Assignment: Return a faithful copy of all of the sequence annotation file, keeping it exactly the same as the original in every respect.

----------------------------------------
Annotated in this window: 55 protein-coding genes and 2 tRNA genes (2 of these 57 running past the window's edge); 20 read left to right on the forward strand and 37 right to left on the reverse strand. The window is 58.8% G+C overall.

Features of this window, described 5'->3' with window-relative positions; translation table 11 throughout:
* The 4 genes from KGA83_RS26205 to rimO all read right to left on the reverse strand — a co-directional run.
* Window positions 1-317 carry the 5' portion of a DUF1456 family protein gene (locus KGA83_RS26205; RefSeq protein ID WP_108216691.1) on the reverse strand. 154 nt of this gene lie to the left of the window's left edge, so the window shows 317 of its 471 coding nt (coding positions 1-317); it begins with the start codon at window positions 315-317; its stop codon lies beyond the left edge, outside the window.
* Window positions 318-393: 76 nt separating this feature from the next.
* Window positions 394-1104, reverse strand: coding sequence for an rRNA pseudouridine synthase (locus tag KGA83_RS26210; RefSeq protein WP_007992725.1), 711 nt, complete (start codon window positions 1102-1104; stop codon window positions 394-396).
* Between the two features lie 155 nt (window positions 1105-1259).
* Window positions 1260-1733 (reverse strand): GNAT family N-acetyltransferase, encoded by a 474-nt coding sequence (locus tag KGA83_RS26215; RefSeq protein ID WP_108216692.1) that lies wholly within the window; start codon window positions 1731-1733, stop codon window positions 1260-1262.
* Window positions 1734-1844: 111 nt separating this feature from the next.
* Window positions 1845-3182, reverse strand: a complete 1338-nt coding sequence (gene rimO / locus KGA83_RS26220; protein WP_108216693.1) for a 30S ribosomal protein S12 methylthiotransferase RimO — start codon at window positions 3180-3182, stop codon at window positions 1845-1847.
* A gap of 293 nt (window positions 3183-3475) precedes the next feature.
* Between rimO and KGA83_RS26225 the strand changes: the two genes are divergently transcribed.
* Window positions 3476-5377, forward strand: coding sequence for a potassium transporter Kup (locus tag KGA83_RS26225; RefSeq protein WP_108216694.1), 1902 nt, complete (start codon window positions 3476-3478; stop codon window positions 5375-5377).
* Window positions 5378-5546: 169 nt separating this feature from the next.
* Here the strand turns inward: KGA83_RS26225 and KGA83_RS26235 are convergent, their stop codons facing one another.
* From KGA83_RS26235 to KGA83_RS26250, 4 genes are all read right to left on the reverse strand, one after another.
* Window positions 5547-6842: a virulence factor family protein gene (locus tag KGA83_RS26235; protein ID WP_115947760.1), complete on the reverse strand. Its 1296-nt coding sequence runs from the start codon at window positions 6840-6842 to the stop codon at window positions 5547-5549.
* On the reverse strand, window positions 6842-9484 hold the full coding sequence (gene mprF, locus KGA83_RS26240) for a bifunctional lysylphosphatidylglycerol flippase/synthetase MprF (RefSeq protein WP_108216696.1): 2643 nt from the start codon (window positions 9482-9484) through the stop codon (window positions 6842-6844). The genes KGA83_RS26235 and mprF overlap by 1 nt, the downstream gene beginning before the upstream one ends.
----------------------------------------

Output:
Annotated in this window: 55 protein-coding genes and 2 tRNA genes (2 of these 57 running past the window's edge); 20 read left to right on the forward strand and 37 right to left on the reverse strand. The window is 58.8% G+C overall.

Features of this window, described 5'->3' with window-relative positions; translation table 11 throughout:
* The 4 genes from KGA83_RS26205 to rimO all read right to left on the reverse strand — a co-directional run.
* Window positions 1-317 carry the 5' portion of a DUF1456 family protein gene (locus KGA83_RS26205; RefSeq protein ID WP_108216691.1) on the reverse strand. 154 nt of this gene lie to the left of the window's left edge, so the window shows 317 of its 471 coding nt (coding positions 1-317); it begins with the start codon at window positions 315-317; its stop codon lies beyond the left edge, outside the window.
* Window positions 318-393: 76 nt separating this feature from the next.
* Window positions 394-1104, reverse strand: coding sequence for an rRNA pseudouridine synthase (locus tag KGA83_RS26210; RefSeq protein WP_007992725.1), 711 nt, complete (start codon window positions 1102-1104; stop codon window positions 394-396).
* Between the two features lie 155 nt (window positions 1105-1259).
* Window positions 1260-1733 (reverse strand): GNAT family N-acetyltransferase, encoded by a 474-nt coding sequence (locus tag KGA83_RS26215; RefSeq protein ID WP_108216692.1) that lies wholly within the window; start codon window positions 1731-1733, stop codon window positions 1260-1262.
* Window positions 1734-1844: 111 nt separating this feature from the next.
* Window positions 1845-3182, reverse strand: a complete 1338-nt coding sequence (gene rimO / locus KGA83_RS26220; protein WP_108216693.1) for a 30S ribosomal protein S12 methylthiotransferase RimO — start codon at window positions 3180-3182, stop codon at window positions 1845-1847.
* A gap of 293 nt (window positions 3183-3475) precedes the next feature.
* Between rimO and KGA83_RS26225 the strand changes: the two genes are divergently transcribed.
* Window positions 3476-5377, forward strand: coding sequence for a potassium transporter Kup (locus tag KGA83_RS26225; RefSeq protein WP_108216694.1), 1902 nt, complete (start codon window positions 3476-3478; stop codon window positions 5375-5377).
* Window positions 5378-5546: 169 nt separating this feature from the next.
* Here the strand turns inward: KGA83_RS26225 and KGA83_RS26235 are convergent, their stop codons facing one another.
* From KGA83_RS26235 to KGA83_RS26250, 4 genes are all read right to left on the reverse strand, one after another.
* Window positions 5547-6842: a virulence factor family protein gene (locus tag KGA83_RS26235; protein ID WP_115947760.1), complete on the reverse strand. Its 1296-nt coding sequence runs from the start codon at window positions 6840-6842 to the stop codon at window positions 5547-5549.
* On the reverse strand, window positions 6842-9484 hold the full coding sequence (gene mprF, locus KGA83_RS26240) for a bifunctional lysylphosphatidylglycerol flippase/synthetase MprF (RefSeq protein WP_108216696.1): 2643 nt from the start codon (window positions 9482-9484) through the stop codon (window positions 6842-6844). The genes KGA83_RS26235 and mprF overlap by 1 nt, the downstream gene beginning before the upstream one ends.